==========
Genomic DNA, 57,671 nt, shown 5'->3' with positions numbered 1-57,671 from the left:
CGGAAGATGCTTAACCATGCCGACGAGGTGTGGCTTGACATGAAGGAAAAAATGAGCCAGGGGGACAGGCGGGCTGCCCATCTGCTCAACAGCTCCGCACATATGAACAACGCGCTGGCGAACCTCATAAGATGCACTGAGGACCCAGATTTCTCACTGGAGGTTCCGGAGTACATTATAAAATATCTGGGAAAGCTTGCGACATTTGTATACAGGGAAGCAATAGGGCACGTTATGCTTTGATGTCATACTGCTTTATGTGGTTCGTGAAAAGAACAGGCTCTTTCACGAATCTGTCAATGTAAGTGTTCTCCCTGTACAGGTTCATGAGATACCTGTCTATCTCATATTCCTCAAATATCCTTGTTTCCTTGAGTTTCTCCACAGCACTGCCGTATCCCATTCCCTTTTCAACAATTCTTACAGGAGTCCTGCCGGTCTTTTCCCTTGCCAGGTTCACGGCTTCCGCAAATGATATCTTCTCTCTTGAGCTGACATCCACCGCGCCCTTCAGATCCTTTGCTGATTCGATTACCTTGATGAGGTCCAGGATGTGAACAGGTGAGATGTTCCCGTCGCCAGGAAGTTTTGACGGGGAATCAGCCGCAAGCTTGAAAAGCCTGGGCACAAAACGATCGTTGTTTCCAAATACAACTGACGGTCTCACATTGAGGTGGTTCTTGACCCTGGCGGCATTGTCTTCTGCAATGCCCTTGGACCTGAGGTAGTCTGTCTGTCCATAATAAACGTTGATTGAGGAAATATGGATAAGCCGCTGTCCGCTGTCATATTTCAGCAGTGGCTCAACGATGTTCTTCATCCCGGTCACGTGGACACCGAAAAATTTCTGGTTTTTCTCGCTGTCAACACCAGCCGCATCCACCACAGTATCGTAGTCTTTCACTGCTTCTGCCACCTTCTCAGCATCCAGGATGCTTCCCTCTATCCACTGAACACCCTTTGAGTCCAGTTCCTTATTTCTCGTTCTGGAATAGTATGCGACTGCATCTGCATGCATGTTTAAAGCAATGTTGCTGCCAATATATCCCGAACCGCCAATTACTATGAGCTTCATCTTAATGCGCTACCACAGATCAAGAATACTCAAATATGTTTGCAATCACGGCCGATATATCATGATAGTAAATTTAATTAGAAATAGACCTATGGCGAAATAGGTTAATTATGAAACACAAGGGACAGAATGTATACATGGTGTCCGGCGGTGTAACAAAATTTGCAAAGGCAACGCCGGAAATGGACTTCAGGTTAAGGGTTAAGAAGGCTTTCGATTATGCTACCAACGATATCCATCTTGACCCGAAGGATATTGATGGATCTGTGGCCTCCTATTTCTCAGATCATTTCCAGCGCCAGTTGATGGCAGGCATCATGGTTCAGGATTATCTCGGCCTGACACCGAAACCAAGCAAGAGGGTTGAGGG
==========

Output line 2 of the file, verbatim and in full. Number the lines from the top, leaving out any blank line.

CGGAAGATGCTTAACCATGCCGACGAGGTGTGGCTTGACATGAAGGAAAAAATGAGCCAGGGGGACAGGCGGGCTGCCCATCTGCTCAACAGCTCCGCACATATGAACAACGCGCTGGCGAACCTCATAAGATGCACTGAGGACCCAGATTTCTCACTGGAGGTTCCGGAGTACATTATAAAATATCTGGGAAAGCTTGCGACATTTGTATACAGGGAAGCAATAGGGCACGTTATGCTTTGATGTCATACTGCTTTATGTGGTTCGTGAAAAGAACAGGCTCTTTCACGAATCTGTCAATGTAAGTGTTCTCCCTGTACAGGTTCATGAGATACCTGTCTATCTCATATTCCTCAAATATCCTTGTTTCCTTGAGTTTCTCCACAGCACTGCCGTATCCCATTCCCTTTTCAACAATTCTTACAGGAGTCCTGCCGGTCTTTTCCCTTGCCAGGTTCACGGCTTCCGCAAATGATATCTTCTCTCTTGAGCTGACATCCACCGCGCCCTTCAGATCCTTTGCTGATTCGATTACCTTGATGAGGTCCAGGATGTGAACAGGTGAGATGTTCCCGTCGCCAGGAAGTTTTGACGGGGAATCAGCCGCAAGCTTGAAAAGCCTGGGCACAAAACGATCGTTGTTTCCAAATACAACTGACGGTCTCACATTGAGGTGGTTCTTGACCCTGGCGGCATTGTCTTCTGCAATGCCCTTGGACCTGAGGTAGTCTGTCTGTCCATAATAAACGTTGATTGAGGAAATATGGATAAGCCGCTGTCCGCTGTCATATTTCAGCAGTGGCTCAACGATGTTCTTCATCCCGGTCACGTGGACACCGAAAAATTTCTGGTTTTTCTCGCTGTCAACACCAGCCGCATCCACCACAGTATCGTAGTCTTTCACTGCTTCTGCCACCTTCTCAGCATCCAGGATGCTTCCCTCTATCCACTGAACACCCTTTGAGTCCAGTTCCTTATTTCTCGTTCTGGAATAGTATGCGACTGCATCTGCATGCATGTTTAAAGCAATGTTGCTGCCAATATATCCCGAACCGCCAATTACTATGAGCTTCATCTTAATGCGCTACCACAGATCAAGAATACTCAAATATGTTTGCAATCACGGCCGATATATCATGATAGTAAATTTAATTAGAAATAGACCTATGGCGAAATAGGTTAATTATGAAACACAAGGGACAGAATGTATACATGGTGTCCGGCGGTGTAACAAAATTTGCAAAGGCAACGCCGGAAATGGACTTCAGGTTAAGGGTTAAGAAGGCTTTCGATTATGCTACCAACGATATCCATCTTGACCCGAAGGATATTGATGGATCTGTGGCCTCCTATTTCTCAGATCATTTCCAGCGCCAGTTGATGGCAGGCATCATGGTTCAGGATTATCTCGGCCTGACACCGAAACCAAGCAAGAGGGTTGAGGG